Goldman Sachs Warns of Increasing Risk Pointing to US Dollar Collapse
As risks continue to mount regarding the continued rise in coronavirus cases in the US and the timeline of a viable vaccine, coupled with the upcoming presidential election, the chances of the US currency plummeting is is becoming increasingly plausible.
In fact, Investment banking giant Goldman Sachs has issued a recommendation to investors, suggesting that they take short positions against the US dollar. Goldman’s analysts foresee low odds for a positive outcome for the dollar by the end of the year, which would be fuelled by the supposed diminishing likelihood of an electoral win for Donald Trump, and an increased delay in vaccine progression.
The analysts pointed to a growing number of indicators that are forecasting the chances of a Democratic clean sweep across the US, which would see a blue wave in the White House, Senate and House, at 60%. “In our view, a ‘blue wave’ US election and favourable news on the vaccine timeline could return the trade-weighted Dollar and DXY index to their 2018 lows,” notes Co-Head of Global FX, Rates and EM Strategy Zach Pandl.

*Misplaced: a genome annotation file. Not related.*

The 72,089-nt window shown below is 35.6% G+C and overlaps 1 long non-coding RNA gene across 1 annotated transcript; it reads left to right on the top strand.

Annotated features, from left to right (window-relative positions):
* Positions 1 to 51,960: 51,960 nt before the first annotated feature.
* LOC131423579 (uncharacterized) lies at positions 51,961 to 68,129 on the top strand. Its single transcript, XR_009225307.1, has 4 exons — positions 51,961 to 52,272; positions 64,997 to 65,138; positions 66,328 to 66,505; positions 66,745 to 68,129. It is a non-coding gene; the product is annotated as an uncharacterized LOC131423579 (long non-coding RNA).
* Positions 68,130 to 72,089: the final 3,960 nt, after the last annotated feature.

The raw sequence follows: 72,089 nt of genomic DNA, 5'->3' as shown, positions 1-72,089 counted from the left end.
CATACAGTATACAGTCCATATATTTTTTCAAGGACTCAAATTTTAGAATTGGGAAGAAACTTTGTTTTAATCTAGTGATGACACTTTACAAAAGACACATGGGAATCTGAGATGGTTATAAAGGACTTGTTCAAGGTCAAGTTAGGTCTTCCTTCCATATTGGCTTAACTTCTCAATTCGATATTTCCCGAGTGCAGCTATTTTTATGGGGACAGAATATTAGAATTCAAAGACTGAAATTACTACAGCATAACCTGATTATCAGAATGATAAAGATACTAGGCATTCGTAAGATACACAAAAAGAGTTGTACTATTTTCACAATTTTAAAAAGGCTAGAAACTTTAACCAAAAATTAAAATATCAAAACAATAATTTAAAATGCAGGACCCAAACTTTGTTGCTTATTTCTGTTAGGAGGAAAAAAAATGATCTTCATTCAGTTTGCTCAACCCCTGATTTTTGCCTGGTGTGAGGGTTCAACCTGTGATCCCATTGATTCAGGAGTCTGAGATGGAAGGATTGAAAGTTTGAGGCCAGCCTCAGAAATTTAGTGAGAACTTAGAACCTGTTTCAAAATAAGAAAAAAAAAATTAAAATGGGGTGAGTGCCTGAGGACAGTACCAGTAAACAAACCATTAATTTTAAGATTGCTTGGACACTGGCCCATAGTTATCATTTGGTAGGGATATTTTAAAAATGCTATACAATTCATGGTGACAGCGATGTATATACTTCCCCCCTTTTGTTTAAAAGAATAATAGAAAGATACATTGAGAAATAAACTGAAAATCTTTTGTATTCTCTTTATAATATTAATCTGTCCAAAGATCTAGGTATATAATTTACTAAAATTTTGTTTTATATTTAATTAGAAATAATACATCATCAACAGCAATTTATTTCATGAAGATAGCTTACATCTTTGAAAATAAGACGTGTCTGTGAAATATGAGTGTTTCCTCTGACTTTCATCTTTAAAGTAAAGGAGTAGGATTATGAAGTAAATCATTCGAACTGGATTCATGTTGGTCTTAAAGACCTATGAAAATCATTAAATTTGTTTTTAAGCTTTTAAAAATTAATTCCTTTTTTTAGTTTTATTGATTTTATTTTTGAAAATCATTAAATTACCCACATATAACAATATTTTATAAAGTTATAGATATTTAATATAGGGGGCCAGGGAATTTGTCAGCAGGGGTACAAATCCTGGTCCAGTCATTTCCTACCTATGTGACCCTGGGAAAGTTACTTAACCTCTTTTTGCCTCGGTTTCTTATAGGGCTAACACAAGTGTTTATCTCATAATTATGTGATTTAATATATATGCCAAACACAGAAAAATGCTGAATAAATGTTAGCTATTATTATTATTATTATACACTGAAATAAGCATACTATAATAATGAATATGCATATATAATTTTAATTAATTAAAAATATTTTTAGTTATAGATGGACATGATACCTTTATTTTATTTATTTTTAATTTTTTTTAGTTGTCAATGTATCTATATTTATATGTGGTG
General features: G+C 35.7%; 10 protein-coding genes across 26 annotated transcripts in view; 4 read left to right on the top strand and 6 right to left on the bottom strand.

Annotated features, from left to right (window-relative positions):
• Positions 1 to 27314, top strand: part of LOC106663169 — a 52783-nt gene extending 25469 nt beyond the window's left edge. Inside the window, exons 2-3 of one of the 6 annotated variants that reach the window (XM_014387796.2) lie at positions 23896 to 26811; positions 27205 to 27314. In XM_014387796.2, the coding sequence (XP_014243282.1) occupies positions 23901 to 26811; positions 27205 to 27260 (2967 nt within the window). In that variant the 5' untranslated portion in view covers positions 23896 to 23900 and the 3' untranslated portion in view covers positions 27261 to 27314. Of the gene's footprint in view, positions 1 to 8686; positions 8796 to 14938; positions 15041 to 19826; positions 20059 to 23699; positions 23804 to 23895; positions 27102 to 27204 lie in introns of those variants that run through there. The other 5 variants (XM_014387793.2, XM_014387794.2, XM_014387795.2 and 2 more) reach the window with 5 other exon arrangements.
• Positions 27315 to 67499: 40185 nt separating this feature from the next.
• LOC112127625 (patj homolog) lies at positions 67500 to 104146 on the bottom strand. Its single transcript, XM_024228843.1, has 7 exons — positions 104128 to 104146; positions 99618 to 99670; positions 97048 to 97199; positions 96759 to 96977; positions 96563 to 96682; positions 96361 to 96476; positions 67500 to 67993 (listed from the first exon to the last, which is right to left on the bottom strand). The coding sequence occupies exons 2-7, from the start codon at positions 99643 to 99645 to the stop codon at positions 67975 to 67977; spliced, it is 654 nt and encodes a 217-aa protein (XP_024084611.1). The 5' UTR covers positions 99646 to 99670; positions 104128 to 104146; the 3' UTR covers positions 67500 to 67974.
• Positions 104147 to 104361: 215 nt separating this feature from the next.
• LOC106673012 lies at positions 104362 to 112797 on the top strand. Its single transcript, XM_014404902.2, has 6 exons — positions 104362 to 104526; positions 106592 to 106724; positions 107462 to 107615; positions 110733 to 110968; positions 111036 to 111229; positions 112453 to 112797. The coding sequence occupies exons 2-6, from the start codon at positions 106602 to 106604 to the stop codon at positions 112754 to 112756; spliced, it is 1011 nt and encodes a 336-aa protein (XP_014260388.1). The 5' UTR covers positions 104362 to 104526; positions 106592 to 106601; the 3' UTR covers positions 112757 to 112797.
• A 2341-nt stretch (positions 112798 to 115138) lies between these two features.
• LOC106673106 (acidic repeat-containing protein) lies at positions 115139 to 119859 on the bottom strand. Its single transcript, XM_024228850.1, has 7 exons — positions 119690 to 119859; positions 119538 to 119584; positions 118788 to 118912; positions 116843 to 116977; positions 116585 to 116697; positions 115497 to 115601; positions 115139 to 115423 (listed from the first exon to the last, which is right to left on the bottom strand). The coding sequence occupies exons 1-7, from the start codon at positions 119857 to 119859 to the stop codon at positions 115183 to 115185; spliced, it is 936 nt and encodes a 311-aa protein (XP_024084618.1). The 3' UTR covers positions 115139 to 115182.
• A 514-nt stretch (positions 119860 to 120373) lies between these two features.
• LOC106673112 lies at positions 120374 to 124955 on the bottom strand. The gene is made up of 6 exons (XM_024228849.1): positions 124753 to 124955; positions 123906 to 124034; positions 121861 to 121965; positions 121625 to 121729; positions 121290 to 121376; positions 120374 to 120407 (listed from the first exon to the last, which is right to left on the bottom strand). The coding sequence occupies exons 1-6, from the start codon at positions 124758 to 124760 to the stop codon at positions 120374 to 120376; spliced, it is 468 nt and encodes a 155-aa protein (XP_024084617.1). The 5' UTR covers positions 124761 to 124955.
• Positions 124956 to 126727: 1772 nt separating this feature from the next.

Pandl elaborated that some of the most forefront risks include the uncertainty surrounding the duration of the election vote count, as well as the equity market’s reaction to a ‘blue wave.’ However, the widening gap in current election polls will likely diminish the risk of a prolonged election result, and a significant vaccine breakthrough in the near future could serve as a backstop for risky assets.
As a result, Goldman suggested to investors that they short the dollar against a volatility-weighted basket that comprises of the South African rand, the Mexican peso, and the Indian rupee. The analysts also recommended that investors begin purchasing the euro, Australian dollars, as well as Canadian dollars against the US greenback. In addition, Goldman is continuing to keep open long recommendations for the yuan via unhedged Chinese government bonds.
Information for this briefing was found via Goldman Sachs. The author has no securities or affiliations related to this organization. Not a recommendation to buy or sell. Always do additional research and consult a professional before purchasing a security. The author holds no licenses.